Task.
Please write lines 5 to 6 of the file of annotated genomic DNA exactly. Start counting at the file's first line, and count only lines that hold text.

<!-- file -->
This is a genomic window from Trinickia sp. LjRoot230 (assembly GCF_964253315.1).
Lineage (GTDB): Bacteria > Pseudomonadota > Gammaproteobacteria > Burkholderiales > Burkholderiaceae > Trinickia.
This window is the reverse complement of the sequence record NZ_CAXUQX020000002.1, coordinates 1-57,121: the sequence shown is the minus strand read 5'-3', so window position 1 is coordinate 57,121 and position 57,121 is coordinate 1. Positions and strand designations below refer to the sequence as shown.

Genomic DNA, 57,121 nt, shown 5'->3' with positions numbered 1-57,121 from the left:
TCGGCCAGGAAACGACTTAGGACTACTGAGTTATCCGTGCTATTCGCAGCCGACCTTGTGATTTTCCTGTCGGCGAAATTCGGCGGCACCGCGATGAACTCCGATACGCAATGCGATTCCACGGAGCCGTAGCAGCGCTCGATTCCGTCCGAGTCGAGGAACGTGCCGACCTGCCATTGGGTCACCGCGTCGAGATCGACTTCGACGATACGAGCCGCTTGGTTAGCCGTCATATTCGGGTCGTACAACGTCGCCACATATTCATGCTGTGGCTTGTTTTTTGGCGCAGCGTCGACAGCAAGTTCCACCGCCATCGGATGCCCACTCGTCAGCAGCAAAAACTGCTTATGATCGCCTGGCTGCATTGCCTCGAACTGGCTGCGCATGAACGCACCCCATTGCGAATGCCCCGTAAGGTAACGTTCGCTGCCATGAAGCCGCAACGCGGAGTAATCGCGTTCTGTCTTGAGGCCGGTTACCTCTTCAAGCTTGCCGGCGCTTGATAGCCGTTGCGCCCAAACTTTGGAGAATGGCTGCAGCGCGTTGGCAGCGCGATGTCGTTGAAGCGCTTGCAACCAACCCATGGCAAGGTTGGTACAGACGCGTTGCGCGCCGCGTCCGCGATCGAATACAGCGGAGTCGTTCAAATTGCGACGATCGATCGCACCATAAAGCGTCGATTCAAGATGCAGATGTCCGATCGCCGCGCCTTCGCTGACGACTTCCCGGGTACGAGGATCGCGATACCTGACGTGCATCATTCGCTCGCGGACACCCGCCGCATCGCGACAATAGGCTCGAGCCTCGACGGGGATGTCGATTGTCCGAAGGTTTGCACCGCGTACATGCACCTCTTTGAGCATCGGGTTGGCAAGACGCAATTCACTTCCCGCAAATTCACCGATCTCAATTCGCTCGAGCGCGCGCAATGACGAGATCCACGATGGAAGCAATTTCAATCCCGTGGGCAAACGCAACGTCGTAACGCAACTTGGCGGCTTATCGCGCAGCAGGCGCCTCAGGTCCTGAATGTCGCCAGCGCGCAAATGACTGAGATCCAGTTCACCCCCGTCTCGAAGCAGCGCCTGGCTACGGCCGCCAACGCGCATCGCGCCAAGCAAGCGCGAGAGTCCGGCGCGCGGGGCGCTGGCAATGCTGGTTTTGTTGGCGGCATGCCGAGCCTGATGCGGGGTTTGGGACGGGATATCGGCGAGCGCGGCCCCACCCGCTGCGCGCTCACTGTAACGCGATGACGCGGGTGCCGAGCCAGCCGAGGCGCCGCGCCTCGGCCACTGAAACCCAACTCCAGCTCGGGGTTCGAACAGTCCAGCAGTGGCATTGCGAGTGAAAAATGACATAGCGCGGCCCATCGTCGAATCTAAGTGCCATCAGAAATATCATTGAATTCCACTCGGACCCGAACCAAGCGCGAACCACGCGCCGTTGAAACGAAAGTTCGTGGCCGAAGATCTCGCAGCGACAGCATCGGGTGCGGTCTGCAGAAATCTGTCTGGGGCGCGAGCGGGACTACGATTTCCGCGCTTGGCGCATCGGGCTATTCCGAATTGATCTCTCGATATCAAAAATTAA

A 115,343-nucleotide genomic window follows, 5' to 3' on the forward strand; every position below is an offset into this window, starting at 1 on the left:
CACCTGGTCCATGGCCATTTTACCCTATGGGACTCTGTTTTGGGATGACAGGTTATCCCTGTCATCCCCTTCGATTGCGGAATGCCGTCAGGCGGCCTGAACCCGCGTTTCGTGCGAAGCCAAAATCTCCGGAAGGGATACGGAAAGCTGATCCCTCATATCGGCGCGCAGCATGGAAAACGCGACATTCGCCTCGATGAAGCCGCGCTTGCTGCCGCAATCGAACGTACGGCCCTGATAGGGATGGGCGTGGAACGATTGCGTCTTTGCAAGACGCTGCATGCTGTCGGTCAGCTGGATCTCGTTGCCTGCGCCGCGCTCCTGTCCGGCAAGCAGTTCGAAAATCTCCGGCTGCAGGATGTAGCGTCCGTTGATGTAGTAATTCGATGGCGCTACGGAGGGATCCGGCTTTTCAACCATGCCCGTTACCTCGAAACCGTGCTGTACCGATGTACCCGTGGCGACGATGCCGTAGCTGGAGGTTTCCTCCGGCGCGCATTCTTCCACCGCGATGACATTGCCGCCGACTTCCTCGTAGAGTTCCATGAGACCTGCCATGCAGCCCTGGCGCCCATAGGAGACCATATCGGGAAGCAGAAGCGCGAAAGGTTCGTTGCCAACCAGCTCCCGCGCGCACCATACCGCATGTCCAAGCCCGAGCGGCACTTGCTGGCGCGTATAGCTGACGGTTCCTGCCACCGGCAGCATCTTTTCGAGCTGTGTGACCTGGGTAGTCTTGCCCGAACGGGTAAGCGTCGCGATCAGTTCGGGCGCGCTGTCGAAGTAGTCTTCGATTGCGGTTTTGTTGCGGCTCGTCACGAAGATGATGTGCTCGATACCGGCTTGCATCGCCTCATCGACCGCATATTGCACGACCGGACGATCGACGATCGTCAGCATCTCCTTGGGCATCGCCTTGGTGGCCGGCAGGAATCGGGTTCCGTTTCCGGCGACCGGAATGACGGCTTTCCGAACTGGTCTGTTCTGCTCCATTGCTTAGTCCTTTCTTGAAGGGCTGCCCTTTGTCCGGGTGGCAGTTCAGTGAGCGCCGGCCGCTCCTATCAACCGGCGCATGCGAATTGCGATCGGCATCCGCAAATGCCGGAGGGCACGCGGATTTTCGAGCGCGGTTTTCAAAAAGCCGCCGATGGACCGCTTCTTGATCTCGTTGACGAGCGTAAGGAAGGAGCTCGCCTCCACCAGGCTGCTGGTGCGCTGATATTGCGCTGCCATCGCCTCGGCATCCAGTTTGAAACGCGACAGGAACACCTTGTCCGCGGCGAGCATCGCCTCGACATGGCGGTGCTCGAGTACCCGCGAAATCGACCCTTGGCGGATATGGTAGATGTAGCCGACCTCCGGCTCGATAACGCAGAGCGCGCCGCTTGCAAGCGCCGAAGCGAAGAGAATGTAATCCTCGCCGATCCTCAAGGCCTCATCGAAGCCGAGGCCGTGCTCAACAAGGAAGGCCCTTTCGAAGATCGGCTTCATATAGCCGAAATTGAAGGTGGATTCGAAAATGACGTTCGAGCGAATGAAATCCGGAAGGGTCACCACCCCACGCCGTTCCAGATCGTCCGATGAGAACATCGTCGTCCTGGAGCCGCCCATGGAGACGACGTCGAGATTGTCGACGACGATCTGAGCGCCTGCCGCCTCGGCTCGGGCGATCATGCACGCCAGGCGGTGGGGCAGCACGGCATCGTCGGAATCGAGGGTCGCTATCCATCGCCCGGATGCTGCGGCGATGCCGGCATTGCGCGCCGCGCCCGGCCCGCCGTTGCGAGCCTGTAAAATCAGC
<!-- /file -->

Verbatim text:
TCGGCCAGGAAACGACTTAGGACTACTGAGTTATCCGTGCTATTCGCAGCCGACCTTGTGATTTTCCTGTCGGCGAAATTCGGCGGCACCGCGATGAACTCCGATACGCAATGCGATTCCACGGAGCCGTAGCAGCGCTCGATTCCGTCCGAGTCGAGGAACGTGCCGACCTGCCATTGGGTCACCGCGTCGAGATCGACTTCGACGATACGAGCCGCTTGGTTAGCCGTCATATTCGGGTCGTACAACGTCGCCACATATTCATGCTGTGGCTTGTTTTTTGGCGCAGCGTCGACAGCAAGTTCCACCGCCATCGGATGCCCACTCGTCAGCAGCAAAAACTGCTTATGATCGCCTGGCTGCATTGCCTCGAACTGGCTGCGCATGAACGCACCCCATTGCGAATGCCCCGTAAGGTAACGTTCGCTGCCATGAAGCCGCAACGCGGAGTAATCGCGTTCTGTCTTGAGGCCGGTTACCTCTTCAAGCTTGCCGGCGCTTGATAGCCGTTGCGCCCAAACTTTGGAGAATGGCTGCAGCGCGTTGGCAGCGCGATGTCGTTGAAGCGCTTGCAACCAACCCATGGCAAGGTTGGTACAGACGCGTTGCGCGCCGCGTCCGCGATCGAATACAGCGGAGTCGTTCAAATTGCGACGATCGATCGCACCATAAAGCGTCGATTCAAGATGCAGATGTCCGATCGCCGCGCCTTCGCTGACGACTTCCCGGGTACGAGGATCGCGATACCTGACGTGCATCATTCGCTCGCGGACACCCGCCGCATCGCGACAATAGGCTCGAGCCTCGACGGGGATGTCGATTGTCCGAAGGTTTGCACCGCGTACATGCACCTCTTTGAGCATCGGGTTGGCAAGACGCAATTCACTTCCCGCAAATTCACCGATCTCAATTCGCTCGAGCGCGCGCAATGACGAGATCCACGATGGAAGCAATTTCAATCCCGTGGGCAAACGCAACGTCGTAACGCAACTTGGCGGCTTATCGCGCAGCAGGCGCCTCAGGTCCTGAATGTCGCCAGCGCGCAAATGACTGAGATCCAGTTCACCCCCGTCTCGAAGCAGCGCCTGGCTACGGCCGCCAACGCGCATCGCGCCAAGCAAGCGCGAGAGTCCGGCGCGCGGGGCGCTGGCAATGCTGGTTTTGTTGGCGGCATGCCGAGCCTGATGCGGGGTTTGGGACGGGATATCGGCGAGCGCGGCCCCACCCGCTGCGCGCTCACTGTAACGCGATGACGCGGGTGCCGAGCCAGCCGAGGCGCCGCGCCTCGGCCACTGAAACCCAACTCCAGCTCGGGGTTCGAACAGTCCAGCAGTGGCATTGCGAGTGAAAAATGACATAGCGCGGCCCATCGTCGAATCTAAGTGCCATCAGAAATATCATTGAATTCCACTCGGACCCGAACCAAGCGCGAACCACGCGCCGTTGAAACGAAAGTTCGTGGCCGAAGATCTCGCAGCGACAGCATCGGGTGCGGTCTGCAGAAATCTGTCTGGGGCGCGAGCGGGACTACGATTTCCGCGCTTGGCGCATCGGGCTATTCCGAATTGATCTCTCGATATCAAAAATTAA

A 115,343-nucleotide genomic window follows, 5' to 3' on the forward strand; every position below is an offset into this window, starting at 1 on the left: